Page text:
Hitler Fought Way to Power Unique in Modern History
Bent Most of Europe to His Will by Manipulating Chaos
That Was Aftermath of the First World War
BY THE NEW YORK TIMES
Adolf Hitler, one-time Austrian vagabond who rose to be the dictator of Germany, "augmenter of the Reich" and the scourge of Europe, was, like Lenin and Mussolini, a product of the First World War. The same general circumstances, born of the titanic conflict, that carried Lenin, a bookish professional revolutionist, to the pinnacle of power in the Empire of the Czars and cleared the road to mastery for Mussolini in the Rome of the Caesars also paved the way for Hitler's domination in the former mighty Germany of the Hohenzollerns.
Like Lenin and Mussolini, Hitler came out of the blood and chaos of 1914-18, but of the three he was the strangest phenomenon. Lenin, while not know to the general public, had for many years before the Russian Revolution occupied a prominent place as leader and theoretician, of the Bolshevist party. Mussolini was a widely known Socialist editor, orator and politician before making his bid for power. Hitler was nothing, and from nothing he became everything to most Germans.
Lenin dreamed of world revolution. Mussolini thundered of the coming world victory of fascism. Hitler actually challenged the earth to combat by unleashing another war of nations. Emerging from the field in 1918 as an obscure lance corporal, he led Germany twenty-one years later as supreme Fuehrer and War Lord.
Subdued Many Nations
Before the climax of a career unparalleled in history, he had subdued nine nations, defied successfully and humiliated the greatest powers of Europe, and created a social and economic system founded upon the complete subjection of scores of millions to his will in all basic features of social, political, economic and cultural life.
Sixty-five million Germans yielded to the blandishments and magnetism of this slender man of medium height, with little black mustache and shock of dark hair, whose fervor and demagogy swept everything before him with outstretched arms as the savior and regenerator of the Fatherland.
Austria, with 7,000,000 inhabitants, succumbed helplessly to his invasion. More than 2,000,000 Germans in the Sudeten country were added to his domain when he threatened to invade Czechoslovakia, and 10,000,000 Czechs and Slovaks were tied to his chariot wheel, their nation stripped of its defenses, their State destroyed, while all of Central Europe trembled before what appeared to be the irresistible advance of the goose- stepping Nazi hordes of his adopted country.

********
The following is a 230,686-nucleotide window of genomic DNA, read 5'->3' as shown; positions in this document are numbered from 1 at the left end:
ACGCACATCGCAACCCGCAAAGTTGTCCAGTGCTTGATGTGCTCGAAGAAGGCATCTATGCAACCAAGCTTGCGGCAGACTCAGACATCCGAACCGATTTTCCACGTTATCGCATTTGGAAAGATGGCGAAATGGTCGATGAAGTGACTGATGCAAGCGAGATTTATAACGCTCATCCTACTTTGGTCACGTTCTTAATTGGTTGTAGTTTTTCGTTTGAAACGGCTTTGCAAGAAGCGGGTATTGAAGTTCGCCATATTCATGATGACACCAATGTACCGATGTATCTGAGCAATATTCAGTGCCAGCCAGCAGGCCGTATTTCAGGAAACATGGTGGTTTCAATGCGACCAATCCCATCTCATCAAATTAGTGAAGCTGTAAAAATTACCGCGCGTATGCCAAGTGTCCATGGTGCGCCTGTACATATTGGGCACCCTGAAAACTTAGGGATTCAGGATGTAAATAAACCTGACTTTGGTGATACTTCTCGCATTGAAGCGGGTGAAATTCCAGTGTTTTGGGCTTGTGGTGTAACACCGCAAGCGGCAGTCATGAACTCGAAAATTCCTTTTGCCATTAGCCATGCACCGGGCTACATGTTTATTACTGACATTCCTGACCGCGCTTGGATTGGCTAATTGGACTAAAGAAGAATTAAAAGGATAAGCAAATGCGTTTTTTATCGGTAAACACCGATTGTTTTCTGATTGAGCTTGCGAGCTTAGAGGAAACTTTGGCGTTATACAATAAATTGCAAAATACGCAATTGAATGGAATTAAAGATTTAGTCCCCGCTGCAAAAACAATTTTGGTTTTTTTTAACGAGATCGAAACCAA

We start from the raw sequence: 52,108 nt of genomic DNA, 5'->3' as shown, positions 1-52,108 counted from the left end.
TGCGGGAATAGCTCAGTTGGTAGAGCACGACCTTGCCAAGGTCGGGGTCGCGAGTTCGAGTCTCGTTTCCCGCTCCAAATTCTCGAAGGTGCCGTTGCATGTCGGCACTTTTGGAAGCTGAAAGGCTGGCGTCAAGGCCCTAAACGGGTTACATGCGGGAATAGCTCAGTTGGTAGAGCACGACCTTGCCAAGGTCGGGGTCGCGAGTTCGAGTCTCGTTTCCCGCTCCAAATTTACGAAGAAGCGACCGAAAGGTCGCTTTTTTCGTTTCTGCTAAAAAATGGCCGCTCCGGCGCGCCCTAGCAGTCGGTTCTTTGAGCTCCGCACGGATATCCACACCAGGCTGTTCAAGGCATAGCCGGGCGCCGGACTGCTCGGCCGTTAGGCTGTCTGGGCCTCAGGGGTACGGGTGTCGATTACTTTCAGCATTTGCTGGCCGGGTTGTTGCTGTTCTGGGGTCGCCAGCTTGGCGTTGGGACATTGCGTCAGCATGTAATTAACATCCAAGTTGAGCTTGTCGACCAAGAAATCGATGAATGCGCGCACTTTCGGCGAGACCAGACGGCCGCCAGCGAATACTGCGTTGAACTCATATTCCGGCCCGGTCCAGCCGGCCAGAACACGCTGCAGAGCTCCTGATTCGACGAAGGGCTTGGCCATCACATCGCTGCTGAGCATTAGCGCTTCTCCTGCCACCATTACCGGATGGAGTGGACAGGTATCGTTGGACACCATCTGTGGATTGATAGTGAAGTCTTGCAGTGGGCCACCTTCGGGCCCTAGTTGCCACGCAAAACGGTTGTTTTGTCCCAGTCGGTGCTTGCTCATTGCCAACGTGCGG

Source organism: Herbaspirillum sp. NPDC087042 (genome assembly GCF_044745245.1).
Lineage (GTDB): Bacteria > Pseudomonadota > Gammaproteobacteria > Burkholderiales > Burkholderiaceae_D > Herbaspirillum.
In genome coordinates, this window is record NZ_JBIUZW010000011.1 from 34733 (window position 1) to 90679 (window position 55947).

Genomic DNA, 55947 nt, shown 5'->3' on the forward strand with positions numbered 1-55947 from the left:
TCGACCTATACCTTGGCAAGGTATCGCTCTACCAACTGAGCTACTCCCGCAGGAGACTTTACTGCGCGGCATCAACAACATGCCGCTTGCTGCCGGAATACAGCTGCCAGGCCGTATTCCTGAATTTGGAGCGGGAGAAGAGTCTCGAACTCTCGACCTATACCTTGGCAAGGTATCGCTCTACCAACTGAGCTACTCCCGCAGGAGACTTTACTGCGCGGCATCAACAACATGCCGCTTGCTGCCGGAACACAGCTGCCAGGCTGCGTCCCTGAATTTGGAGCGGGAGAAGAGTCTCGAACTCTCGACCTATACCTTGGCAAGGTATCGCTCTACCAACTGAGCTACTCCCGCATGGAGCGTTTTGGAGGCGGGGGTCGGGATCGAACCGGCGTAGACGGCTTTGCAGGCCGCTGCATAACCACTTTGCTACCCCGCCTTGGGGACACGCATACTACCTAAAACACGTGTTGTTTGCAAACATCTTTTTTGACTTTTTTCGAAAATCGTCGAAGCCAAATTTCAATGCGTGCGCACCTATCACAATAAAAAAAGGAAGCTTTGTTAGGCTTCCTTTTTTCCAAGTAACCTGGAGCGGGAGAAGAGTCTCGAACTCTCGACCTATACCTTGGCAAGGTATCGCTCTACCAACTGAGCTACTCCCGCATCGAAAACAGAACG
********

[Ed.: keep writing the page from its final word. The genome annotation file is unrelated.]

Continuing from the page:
For more than six years after his advent to power in January, 1933, there seemed to be no one who would dare to challenge Hitler's progress from victory to victory until he met resistance from Poland, backed by the Anglo-French alliance.
Shortly after his dismemberment and subjugation of Czechoslovakia Hitler was reported to have said, "My time is short." His blow against Poland and challenge to France and England less than a year later were taken as indications that he had determined deliberately to stake all he had achieved and all that he still yearned for--domination of Europe--upon one card, war, sensing, perhaps, that time was against him, that he had unleashed forces of hatred and opposition throughout the world that might eventually destroy him.
Series of Broken Promises
Those who had hoped that success at home and extension of his power abroad would make him more circumspect and reluctant to pursue the program of conquest he had outlined for himself in "Mein Kampf" and in his speeches had abandoned that hope when, in violation of his promise to respect the integrity of Czechoslovakia after Munich, he marched on Prague and reduced that nation to a German protectorate.
It was not the first promise he had broken. His whole course at home and abroad had been marked by broken promises and he did not hesitate to massacre many of his own closest adherents, as he did in the purge of June, 1934, when he personally directed the killing of Capt. Ernst Roehm and a group of leading Nazis who had ventured to interfere in his plans for a closer association of the Reichswehr with the regime and insisted upon fulfillment of the original Nazi party promises in the economic field.
The world-wide condemnation of his methods was fed by the system of terrorism he had established at home and in the countries he had conquered, the jailing of scores of thousands in prisons and concentration camps, the secret murder of opponents and those suspected of opposition, the ruthless destruction of the Jews and the persecution of the Catholic and Protestant Churches in his drive for nazification of the nation.
Churches Persecuted Under Nazis' Paganism; Pastor Niemoeller
Pre-Eminent in Opposition
It was not long after his coming to power that the churches found themselves at war with Hitler and his regime when they discovered that what he aimed at was no less than the substitution of a pagan German god for Christ.
Some brave representatives of the churches defied Hitler when all others had been broken. Of these Pastor Niemoeller was pre-eminent. In his prison cell Niemoeller became the symbol of Christianity struggling to maintain its truth and identity against the Nazi State.
Mass Unrest His Springboard
The social, political and economic conditions, as they developed in post-war Germany, smarting painfully under humiliation and defeat and struggling for nearly fifteen years with internal dissension and mass unemployment, supplied the springboard for Hitler's leap to power in 1933. Having become disappointed in all other parties, a sufficient number of Germans had accepted the Nazis when the latter, by means of force and propaganda ingeniously directed by Hitler, had maneuvered themselves into a position from which they could strike for seizure of the Government.